1 tablespoon of lemon rind, grated
1 tablespoons flour
1 teaspoon cornstarch
3 egg yolks, well-beaten
1 cup water
3 tablespoons of lemon juice
1 tablespoon butter, melted
3 egg whites, beaten
3 tablespoons sugar
- In a medium
size bowl mix egg yolks with sugar, grated lemon rind, flour,
cornstarch, melted butter and lemon juice.
- Gradualy add water to
the mixture and transfer to another dish over boiling water or
in double boiler.
- Cook until it
thickens (it should look on the spoon like cold honey), remove from the
fire, and when
cooled, pour it into a medium size deep pie-dish, lined with pastry and
bake for about thirty-five
to forty minutes.
- Beat 3 egg whites
with 3 tablespoons of sugar until stiff.
the pie is baked, spread prepared
meringue over the top
of the baked pie, reduce heat and return to the oven to set and brown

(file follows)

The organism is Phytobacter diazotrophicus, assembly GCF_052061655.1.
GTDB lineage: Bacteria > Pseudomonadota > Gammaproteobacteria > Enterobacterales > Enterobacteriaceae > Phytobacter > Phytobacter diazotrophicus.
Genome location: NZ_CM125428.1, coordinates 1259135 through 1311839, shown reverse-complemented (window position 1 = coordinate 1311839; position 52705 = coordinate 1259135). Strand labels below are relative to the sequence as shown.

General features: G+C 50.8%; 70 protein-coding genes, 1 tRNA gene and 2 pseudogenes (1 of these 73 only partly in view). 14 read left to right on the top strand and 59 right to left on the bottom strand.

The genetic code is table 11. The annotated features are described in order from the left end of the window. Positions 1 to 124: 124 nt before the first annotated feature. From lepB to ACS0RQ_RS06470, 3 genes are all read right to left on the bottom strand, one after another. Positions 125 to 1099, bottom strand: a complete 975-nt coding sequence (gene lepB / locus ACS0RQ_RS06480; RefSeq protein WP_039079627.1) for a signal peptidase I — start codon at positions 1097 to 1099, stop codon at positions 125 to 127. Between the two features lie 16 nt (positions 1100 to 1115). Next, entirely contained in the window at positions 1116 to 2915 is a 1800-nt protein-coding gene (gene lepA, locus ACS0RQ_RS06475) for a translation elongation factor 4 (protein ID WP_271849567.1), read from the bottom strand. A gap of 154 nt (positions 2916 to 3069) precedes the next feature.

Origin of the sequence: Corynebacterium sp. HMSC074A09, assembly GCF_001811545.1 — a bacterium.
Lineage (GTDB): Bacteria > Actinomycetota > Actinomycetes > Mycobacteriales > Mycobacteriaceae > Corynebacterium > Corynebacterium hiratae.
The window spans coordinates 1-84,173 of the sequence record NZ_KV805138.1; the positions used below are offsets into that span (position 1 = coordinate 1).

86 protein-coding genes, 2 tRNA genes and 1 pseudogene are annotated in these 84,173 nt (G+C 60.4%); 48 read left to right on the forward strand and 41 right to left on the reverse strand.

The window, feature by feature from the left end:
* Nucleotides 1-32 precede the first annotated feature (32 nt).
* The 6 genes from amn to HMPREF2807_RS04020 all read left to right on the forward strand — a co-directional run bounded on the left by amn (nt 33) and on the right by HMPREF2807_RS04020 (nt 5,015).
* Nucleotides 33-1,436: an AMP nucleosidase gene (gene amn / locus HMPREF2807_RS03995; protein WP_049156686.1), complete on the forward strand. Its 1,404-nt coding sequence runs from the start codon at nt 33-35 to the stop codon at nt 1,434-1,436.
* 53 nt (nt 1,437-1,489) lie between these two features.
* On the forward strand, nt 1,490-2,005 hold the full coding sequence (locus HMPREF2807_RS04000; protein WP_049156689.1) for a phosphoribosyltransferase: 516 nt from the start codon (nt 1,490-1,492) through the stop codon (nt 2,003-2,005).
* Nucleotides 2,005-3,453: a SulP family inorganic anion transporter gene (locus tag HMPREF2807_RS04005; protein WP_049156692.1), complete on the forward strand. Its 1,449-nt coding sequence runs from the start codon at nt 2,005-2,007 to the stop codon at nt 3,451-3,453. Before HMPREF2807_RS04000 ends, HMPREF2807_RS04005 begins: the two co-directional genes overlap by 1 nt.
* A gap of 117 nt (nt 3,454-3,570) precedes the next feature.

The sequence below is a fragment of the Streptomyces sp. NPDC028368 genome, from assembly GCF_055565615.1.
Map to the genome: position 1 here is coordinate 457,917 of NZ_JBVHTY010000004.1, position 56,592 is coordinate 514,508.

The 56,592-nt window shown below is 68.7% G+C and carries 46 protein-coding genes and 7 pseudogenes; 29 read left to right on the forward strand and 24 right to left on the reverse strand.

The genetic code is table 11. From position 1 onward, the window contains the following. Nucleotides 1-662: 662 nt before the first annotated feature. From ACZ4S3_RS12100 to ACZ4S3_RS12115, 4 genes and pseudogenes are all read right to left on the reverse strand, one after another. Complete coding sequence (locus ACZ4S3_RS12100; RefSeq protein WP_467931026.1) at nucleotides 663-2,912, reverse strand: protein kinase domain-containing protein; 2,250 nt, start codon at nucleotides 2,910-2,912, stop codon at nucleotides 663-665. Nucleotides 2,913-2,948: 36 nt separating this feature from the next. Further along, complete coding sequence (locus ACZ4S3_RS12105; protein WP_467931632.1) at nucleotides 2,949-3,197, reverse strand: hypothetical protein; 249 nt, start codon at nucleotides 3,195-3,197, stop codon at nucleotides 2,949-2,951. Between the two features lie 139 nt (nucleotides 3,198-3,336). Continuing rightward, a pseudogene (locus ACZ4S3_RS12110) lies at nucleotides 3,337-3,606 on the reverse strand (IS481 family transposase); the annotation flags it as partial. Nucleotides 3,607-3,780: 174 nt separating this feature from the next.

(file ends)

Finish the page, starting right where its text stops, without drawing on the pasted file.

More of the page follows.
slightly (it should be very light brown).
|Did You Know?
exact origin of the lemon has remained a mystery, though it is widely
presumed that lemons first grew in India, northern Burma, and China. In
South and South East Asia, it was known for its antiseptic properties
and it was used as an antidote for various poisons.
Lemon was later introduced to Persia and then to Iraq and Egypt around
AD 700. The lemon was first recorded in literature in a tenth century
Arabic treatise on farming, and was also used as an ornamental plant in
early Islamic gardens. It was distributed widely throughout the Arab
world and the Mediterranean region between AD 1000 and AD 1150. Lemons
entered Europe (near southern Italy) no later than the first century
AD, during the time of Ancient Rome. However, they were not widely
cultivated. The first real lemon cultivation in Europe began in Genoa
in the middle of the fifteenth century. It was later introduced to the
Americas in 1493 when Christopher Columbus brought lemon seeds to
Hispaniola along his voyages. Spanish conquest throughout the New World
helped spread lemon seeds. It was mainly used as ornament and medicine.
In 1700s and late 1800s, lemons were increasingly planted in Florida
and California when lemons began to be used in cooking and flavoring.